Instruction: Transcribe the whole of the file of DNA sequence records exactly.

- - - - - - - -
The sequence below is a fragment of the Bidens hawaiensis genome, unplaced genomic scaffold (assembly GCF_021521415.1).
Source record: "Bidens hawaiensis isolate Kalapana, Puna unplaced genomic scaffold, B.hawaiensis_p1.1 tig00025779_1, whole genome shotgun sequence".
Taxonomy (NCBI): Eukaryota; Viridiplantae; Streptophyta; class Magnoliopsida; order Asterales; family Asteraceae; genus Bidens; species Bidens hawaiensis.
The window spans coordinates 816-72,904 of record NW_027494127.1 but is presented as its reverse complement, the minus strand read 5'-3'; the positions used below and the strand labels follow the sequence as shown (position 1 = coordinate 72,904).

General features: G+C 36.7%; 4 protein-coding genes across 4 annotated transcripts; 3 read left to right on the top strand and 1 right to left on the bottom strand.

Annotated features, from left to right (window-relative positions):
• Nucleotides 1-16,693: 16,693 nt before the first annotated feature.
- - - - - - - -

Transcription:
The sequence below is a fragment of the Bidens hawaiensis genome, unplaced genomic scaffold (assembly GCF_021521415.1).
Source record: "Bidens hawaiensis isolate Kalapana, Puna unplaced genomic scaffold, B.hawaiensis_p1.1 tig00025779_1, whole genome shotgun sequence".
Taxonomy (NCBI): Eukaryota; Viridiplantae; Streptophyta; class Magnoliopsida; order Asterales; family Asteraceae; genus Bidens; species Bidens hawaiensis.
The window spans coordinates 816-72,904 of record NW_027494127.1 but is presented as its reverse complement, the minus strand read 5'-3'; the positions used below and the strand labels follow the sequence as shown (position 1 = coordinate 72,904).

General features: G+C 36.7%; 4 protein-coding genes across 4 annotated transcripts; 3 read left to right on the top strand and 1 right to left on the bottom strand.

Annotated features, from left to right (window-relative positions):
• Nucleotides 1-16,693: 16,693 nt before the first annotated feature.